The Air Force’s notional MQ-X remotely piloted aircraft, the stealthy, modular successor to the MQ-9 Reaper, is in a holding pattern for now, Lt. Gen Bob Otto, deputy chief of staff for intelligence, surveillance, and reconnaissance, told Air Force Magazine. “We are waiting for requirements to be set by Air Combat Command,” although the “need is there” for such a platform in a timely fashion, he said following his June 9 speech in Arlington, Va., that AFA’s Mitchell Institute for Aerospace Studies sponsored. In his speech, Otto said there is “unease” among combatant commanders about the Air Force’s limited abilities to operate ISR assets in “contested airspace.” Asked if the Air Force might buy the Navy’s UCLASS platform as the MQ-X, Otto said the timing is awkward. The Air Force’s spending priorities are the F-35 fighter, KC-46 tanker, and Long Range Strike-Bomber, he said, with a T-X trainer and an E-8 JSTARS replacement also in line for funding for the next decade. Otto suggested something as elaborate as UCLASS, which is to be stealthy enough to survive against modern air defenses, might not be affordable with so many projects competing for acquisition dollars. (For more from Otto, read For Those Hard-to-Reach Areas.)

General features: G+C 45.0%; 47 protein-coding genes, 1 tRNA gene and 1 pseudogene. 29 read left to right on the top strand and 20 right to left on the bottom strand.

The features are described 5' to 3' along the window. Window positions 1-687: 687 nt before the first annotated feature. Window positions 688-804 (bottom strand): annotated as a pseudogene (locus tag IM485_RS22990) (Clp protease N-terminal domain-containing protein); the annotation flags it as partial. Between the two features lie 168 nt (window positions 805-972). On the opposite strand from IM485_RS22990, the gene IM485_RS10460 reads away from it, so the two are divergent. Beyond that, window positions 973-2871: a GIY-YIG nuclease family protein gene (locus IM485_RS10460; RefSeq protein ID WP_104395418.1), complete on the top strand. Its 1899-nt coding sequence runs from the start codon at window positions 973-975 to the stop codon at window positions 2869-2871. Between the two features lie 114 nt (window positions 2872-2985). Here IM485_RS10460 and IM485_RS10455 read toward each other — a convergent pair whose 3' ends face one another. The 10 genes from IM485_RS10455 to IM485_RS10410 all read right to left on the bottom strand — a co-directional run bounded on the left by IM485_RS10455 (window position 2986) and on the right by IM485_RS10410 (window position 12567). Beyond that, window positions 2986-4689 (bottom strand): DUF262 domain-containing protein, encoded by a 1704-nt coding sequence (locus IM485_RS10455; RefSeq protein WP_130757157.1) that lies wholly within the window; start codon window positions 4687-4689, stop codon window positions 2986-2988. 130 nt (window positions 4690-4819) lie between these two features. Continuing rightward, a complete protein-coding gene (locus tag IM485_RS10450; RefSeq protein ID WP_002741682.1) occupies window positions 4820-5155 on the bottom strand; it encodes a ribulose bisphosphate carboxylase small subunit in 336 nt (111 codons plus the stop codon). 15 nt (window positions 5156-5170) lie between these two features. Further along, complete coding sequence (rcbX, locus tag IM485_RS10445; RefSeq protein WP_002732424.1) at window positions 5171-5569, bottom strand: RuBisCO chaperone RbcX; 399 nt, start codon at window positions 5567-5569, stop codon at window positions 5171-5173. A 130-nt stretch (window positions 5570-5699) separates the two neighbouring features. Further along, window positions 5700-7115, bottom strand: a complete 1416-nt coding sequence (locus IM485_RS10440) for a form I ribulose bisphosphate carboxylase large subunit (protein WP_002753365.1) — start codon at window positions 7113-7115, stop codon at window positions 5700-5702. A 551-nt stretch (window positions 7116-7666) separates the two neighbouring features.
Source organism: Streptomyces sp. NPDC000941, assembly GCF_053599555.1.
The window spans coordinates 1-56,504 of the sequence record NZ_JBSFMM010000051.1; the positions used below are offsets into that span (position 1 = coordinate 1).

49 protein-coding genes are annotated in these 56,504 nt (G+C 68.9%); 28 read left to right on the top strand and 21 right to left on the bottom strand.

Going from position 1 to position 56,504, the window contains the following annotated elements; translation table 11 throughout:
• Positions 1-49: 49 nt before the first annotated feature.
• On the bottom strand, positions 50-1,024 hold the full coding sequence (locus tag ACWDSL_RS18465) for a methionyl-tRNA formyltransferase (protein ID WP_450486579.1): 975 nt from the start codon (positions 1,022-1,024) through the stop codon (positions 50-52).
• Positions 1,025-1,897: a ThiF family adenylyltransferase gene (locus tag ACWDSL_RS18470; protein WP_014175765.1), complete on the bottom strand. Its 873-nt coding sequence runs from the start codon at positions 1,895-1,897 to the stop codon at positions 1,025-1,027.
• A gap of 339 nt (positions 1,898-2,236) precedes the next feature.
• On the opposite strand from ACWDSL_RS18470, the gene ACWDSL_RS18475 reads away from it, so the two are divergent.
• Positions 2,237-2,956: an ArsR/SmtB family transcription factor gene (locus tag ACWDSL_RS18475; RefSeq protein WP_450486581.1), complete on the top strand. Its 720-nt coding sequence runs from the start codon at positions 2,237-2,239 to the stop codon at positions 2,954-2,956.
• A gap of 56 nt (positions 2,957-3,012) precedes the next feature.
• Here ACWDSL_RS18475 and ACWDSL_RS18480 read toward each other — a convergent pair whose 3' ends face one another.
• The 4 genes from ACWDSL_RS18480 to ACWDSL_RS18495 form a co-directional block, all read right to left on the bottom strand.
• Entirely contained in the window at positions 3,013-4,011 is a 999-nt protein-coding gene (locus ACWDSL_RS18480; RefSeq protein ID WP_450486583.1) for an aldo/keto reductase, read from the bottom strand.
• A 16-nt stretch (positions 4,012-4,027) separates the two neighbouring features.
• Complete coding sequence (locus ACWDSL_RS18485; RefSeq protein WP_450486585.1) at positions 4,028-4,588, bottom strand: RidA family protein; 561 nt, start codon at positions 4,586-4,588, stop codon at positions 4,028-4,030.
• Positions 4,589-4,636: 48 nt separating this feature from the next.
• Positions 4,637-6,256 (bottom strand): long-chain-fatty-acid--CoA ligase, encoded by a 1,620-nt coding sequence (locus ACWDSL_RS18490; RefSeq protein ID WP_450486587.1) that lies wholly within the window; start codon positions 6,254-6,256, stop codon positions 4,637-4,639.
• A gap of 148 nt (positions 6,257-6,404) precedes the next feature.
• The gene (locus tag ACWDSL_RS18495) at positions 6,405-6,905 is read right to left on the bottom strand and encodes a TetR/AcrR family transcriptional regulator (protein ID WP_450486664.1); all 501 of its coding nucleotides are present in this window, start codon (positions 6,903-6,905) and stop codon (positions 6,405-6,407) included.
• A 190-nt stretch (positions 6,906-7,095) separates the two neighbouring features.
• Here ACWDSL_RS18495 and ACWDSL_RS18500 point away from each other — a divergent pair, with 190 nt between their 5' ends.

The Air Force overall reduced its size by 120 aircraft in fiscal year 2021, but kept about the same number of fighter, bomber and attack aircraft, according to data supplied by the service. The F-35 fleet saw the biggest increase while the B-1B bomber fleet saw the largest decline.